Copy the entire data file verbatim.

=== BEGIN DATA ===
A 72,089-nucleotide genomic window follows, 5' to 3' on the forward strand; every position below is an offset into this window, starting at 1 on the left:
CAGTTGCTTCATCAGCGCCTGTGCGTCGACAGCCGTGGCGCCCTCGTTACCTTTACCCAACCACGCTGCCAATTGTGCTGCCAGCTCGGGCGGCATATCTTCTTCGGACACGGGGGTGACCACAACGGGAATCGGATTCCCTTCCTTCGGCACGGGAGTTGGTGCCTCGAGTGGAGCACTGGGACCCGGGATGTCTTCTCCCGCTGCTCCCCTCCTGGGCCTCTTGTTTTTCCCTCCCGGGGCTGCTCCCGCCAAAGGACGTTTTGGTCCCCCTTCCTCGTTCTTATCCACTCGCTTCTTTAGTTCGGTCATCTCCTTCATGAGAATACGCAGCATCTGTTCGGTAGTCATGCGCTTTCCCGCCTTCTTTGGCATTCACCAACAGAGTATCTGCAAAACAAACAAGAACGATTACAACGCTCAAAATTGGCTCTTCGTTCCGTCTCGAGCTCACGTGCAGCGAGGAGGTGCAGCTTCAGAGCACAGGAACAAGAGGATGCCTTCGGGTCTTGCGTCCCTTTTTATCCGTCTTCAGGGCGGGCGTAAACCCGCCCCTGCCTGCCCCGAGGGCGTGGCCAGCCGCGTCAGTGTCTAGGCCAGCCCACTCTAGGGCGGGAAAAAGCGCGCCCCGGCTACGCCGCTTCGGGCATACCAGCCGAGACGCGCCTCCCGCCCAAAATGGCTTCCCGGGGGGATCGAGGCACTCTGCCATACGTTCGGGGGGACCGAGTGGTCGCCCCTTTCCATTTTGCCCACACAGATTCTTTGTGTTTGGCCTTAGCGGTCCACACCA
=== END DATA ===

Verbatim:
A 72,089-nucleotide genomic window follows, 5' to 3' on the forward strand; every position below is an offset into this window, starting at 1 on the left:
CAGTTGCTTCATCAGCGCCTGTGCGTCGACAGCCGTGGCGCCCTCGTTACCTTTACCCAACCACGCTGCCAATTGTGCTGCCAGCTCGGGCGGCATATCTTCTTCGGACACGGGGGTGACCACAACGGGAATCGGATTCCCTTCCTTCGGCACGGGAGTTGGTGCCTCGAGTGGAGCACTGGGACCCGGGATGTCTTCTCCCGCTGCTCCCCTCCTGGGCCTCTTGTTTTTCCCTCCCGGGGCTGCTCCCGCCAAAGGACGTTTTGGTCCCCCTTCCTCGTTCTTATCCACTCGCTTCTTTAGTTCGGTCATCTCCTTCATGAGAATACGCAGCATCTGTTCGGTAGTCATGCGCTTTCCCGCCTTCTTTGGCATTCACCAACAGAGTATCTGCAAAACAAACAAGAACGATTACAACGCTCAAAATTGGCTCTTCGTTCCGTCTCGAGCTCACGTGCAGCGAGGAGGTGCAGCTTCAGAGCACAGGAACAAGAGGATGCCTTCGGGTCTTGCGTCCCTTTTTATCCGTCTTCAGGGCGGGCGTAAACCCGCCCCTGCCTGCCCCGAGGGCGTGGCCAGCCGCGTCAGTGTCTAGGCCAGCCCACTCTAGGGCGGGAAAAAGCGCGCCCCGGCTACGCCGCTTCGGGCATACCAGCCGAGACGCGCCTCCCGCCCAAAATGGCTTCCCGGGGGGATCGAGGCACTCTGCCATACGTTCGGGGGGACCGAGTGGTCGCCCCTTTCCATTTTGCCCACACAGATTCTTTGTGTTTGGCCTTAGCGGTCCACACCA